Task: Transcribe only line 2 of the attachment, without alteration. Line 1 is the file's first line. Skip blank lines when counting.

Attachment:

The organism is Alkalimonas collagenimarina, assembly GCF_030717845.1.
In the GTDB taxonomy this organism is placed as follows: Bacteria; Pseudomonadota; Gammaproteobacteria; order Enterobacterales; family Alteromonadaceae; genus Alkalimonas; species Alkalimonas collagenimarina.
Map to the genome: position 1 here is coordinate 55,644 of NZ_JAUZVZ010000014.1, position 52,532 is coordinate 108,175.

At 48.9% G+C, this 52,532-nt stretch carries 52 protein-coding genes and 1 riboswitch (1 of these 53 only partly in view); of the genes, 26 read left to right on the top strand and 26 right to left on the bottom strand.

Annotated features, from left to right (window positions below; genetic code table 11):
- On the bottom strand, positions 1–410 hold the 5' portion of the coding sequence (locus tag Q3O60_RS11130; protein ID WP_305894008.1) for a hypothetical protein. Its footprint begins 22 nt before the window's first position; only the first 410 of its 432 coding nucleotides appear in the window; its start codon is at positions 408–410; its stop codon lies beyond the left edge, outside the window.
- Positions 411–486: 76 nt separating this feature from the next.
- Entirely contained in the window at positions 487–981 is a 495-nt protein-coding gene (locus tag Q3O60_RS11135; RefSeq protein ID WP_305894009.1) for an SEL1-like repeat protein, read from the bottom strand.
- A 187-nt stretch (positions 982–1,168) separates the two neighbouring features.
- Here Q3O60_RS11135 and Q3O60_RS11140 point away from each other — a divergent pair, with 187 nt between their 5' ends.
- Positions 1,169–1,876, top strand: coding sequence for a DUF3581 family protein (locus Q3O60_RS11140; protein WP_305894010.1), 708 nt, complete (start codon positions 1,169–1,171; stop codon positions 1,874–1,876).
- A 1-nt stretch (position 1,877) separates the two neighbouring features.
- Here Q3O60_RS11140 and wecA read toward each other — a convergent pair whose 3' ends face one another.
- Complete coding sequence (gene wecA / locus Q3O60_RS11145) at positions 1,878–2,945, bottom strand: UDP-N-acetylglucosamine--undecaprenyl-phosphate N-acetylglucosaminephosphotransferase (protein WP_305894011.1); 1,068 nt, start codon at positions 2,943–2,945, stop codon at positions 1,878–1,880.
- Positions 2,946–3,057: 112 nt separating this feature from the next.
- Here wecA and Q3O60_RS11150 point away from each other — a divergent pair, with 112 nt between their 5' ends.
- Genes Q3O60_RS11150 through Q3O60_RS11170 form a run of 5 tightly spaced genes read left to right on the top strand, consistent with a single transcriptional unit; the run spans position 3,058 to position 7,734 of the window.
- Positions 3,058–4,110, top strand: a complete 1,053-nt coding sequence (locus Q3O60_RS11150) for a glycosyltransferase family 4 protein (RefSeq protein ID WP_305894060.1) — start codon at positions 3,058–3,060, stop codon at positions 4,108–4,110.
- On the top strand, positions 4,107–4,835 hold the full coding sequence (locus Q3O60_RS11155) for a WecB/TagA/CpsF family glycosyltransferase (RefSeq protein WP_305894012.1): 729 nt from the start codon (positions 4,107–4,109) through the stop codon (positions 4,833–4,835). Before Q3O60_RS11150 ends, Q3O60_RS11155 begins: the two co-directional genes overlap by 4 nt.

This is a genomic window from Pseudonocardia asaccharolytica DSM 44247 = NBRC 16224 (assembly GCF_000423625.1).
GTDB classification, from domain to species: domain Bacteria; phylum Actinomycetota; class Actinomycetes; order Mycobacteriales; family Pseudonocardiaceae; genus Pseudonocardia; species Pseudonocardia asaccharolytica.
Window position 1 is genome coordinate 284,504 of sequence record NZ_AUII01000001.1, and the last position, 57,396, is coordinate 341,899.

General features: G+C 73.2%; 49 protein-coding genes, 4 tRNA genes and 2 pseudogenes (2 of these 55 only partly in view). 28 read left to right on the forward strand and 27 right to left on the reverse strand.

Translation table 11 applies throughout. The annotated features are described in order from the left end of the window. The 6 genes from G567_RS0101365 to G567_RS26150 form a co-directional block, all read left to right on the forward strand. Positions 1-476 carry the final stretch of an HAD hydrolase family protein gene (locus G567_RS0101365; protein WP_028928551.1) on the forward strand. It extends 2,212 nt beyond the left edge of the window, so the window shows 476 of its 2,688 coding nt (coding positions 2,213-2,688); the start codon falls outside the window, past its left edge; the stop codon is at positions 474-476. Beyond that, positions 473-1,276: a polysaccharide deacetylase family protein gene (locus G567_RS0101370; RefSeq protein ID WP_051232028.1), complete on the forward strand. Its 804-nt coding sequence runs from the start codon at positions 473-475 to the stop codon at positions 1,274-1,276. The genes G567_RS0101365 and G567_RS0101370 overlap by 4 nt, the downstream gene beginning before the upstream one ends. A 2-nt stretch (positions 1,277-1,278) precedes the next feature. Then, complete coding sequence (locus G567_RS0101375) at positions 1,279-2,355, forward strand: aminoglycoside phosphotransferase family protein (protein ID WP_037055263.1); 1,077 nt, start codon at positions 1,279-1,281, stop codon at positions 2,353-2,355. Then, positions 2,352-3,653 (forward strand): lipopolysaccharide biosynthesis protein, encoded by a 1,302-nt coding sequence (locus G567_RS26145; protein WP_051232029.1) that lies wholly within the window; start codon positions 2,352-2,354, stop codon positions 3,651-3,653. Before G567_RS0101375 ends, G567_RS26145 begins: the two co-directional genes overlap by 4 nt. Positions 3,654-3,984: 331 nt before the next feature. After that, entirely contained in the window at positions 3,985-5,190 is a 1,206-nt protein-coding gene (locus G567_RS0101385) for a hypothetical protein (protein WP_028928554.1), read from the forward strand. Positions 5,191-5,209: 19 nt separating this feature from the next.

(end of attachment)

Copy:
In the GTDB taxonomy this organism is placed as follows: Bacteria; Pseudomonadota; Gammaproteobacteria; order Enterobacterales; family Alteromonadaceae; genus Alkalimonas; species Alkalimonas collagenimarina.